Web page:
I have the same problem in my house. Both baths had vinyl flooring and we had tile put down. The sub floor had to be fixed because of the toilet leaking. Main bath, the tile is completely above the wood floor in the hall. We put down a molding that is similar to yours. I've never liked it. The master bath, the tile is level with the wood floor. The installer left a gap between the wood and the tile and I haven't ever figured what would look ok. I have thought of using grout to fill in between the two. Also, getting a piece of oak and trimming to fit in the gap. I would let it run across the door and perpendicular to the wood floor. It would have to be very small in width. Could you do the same with yours? That could be sanded to fit the changes in depth. The kitchen still has the metal between the wood floor of the den and the vinyl of the kitchen. (Also don't like) If yours could be level with the kitchen????????????

    11aob09 thanked Sherry8aNorthAL
  • 11aob09
    Original Author
    7 years ago
    last modified: 7 years ago

    We were even wondering if maybe its possible to have a portion of our wood flooring cut out to inlay something that would slope up...? Or is that just going to create more problems?

  • millworkman
    7 years ago

    "These milled pieces can be 3-6" wide (yours looks to be the standard 2") with a kind, gentle slope. "


    Was just going to add the same thing. I skilled woodworker with a shop should be able to accomplish this is short order. However singe you transition is not level side to side, some field modification with a power or hand plan and some sandpaper may be required to complete the proper fit.

  • 11aob09
    Original Author
    7 years ago
    last modified: 7 years ago

    Thanks so much to both of you. Any suggestions on how to go about doing this? What should i look for in finding a molding company/woodworker for this? Or do i need to find a contractor that is into this idea in the first place? I am located in MD/DC area. Thanks again

  • millworkman
    7 years ago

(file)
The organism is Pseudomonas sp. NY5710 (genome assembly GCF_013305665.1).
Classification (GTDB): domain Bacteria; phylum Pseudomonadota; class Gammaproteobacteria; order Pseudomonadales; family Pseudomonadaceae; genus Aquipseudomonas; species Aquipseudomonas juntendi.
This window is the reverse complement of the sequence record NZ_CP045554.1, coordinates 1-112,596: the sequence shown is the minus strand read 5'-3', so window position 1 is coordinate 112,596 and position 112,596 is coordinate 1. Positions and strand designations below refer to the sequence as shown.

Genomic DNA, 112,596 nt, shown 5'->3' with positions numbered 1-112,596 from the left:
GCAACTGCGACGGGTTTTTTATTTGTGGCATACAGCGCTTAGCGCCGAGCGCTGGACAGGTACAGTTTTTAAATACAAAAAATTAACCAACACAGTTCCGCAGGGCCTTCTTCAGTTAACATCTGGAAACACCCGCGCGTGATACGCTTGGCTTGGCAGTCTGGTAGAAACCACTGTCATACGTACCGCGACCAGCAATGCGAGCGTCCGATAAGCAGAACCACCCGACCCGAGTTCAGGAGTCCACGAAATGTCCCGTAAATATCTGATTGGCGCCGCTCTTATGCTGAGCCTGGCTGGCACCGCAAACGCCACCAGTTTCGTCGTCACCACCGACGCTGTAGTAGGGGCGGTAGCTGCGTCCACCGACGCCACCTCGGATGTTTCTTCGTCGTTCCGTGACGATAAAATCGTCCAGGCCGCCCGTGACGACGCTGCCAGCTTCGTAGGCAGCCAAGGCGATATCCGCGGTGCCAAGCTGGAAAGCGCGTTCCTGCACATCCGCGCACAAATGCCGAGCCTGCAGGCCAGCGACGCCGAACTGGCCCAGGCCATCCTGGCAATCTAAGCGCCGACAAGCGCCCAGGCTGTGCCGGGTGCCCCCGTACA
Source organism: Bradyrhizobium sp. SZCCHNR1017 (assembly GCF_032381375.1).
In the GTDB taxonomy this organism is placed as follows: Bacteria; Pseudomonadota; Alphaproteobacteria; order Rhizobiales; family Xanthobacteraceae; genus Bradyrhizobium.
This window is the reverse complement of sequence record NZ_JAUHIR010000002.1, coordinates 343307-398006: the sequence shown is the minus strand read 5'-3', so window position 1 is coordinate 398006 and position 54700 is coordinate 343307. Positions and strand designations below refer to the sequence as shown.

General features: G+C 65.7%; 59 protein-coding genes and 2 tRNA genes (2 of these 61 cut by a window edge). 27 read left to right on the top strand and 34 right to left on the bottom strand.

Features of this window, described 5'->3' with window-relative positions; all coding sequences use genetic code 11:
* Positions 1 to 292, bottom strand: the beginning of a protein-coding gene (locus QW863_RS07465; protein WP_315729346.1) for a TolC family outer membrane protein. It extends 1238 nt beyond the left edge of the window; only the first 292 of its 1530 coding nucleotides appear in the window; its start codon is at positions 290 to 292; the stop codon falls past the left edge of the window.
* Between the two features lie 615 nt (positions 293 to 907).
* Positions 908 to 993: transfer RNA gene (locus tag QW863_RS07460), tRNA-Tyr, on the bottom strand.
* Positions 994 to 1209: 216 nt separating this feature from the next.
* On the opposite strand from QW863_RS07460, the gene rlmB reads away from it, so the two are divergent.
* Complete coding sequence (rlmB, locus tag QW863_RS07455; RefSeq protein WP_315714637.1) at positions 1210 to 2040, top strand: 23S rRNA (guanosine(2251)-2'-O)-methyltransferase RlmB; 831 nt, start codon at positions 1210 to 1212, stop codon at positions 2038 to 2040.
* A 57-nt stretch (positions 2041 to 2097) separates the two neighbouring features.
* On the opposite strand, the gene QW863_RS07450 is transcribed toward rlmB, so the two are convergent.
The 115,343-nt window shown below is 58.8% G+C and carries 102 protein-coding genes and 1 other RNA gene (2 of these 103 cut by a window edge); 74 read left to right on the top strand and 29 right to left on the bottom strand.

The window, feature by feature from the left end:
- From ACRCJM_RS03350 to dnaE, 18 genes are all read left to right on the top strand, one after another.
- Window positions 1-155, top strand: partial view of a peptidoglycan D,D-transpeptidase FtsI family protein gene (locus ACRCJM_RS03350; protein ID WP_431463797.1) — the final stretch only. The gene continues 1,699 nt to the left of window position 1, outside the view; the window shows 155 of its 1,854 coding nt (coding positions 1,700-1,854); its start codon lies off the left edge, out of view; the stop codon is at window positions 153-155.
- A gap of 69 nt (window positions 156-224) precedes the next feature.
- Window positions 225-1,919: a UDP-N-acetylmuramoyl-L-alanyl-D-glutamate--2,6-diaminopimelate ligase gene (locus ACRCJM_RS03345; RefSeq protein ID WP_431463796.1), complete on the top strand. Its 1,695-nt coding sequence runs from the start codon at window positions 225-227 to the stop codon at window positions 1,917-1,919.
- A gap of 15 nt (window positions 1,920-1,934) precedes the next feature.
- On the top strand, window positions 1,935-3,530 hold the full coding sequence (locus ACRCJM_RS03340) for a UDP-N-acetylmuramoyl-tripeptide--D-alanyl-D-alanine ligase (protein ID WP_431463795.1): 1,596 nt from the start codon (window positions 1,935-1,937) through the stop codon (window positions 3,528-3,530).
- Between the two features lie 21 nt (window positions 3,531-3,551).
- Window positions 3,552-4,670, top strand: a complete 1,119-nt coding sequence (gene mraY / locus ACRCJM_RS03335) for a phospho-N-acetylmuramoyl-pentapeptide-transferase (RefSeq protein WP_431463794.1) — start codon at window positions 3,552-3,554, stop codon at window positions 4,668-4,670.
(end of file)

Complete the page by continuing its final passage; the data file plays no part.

If you are in a metro area as it sounds look up woodworking shops on the internet. Maybe even a custom cabinet or door shop as they would have the tools and should have the ability. However if you need someone to handle the whole magilla as far as laying out it out, drawing it and installing it, you would need to find a real trim/finish carpenter. And for that the best thing in my opinion is to troll custom home construction sites and try and find names either by asking or numbers on trucks and vans and digging around for reputation.

  • lazy_gardens
    7 years ago

    The solution is to scribe the transition strip and remove wood so it's the same height as the tile on the tile side. I've had to do this because no two rooms in this house are at the same level.


    11aob09 thanked lazy_gardens
  • rwiegand
    7 years ago

    This has happened many times in our multiply remodeled houses. What I've always done is to make a transition strip out of wood that is 4-6" wide that results in a smooth slope between the two heights rather than a bump. The bigger the height difference, the longer the transition needs to be. Once I had to make up an inch, so I made that one a foot wide. I don't have a great process for creating these; typically I will rough a board (or assembly of boards) to close to the needed dimensions using some combination of jointer, planer, and bandsaw then bring it down to the exact dimension with a hand plane. This can take a couple hours and requires some patience with lots of fitting and testing if it's not a simple bevel, but it seems to work out well.

    11aob09 thanked rwiegand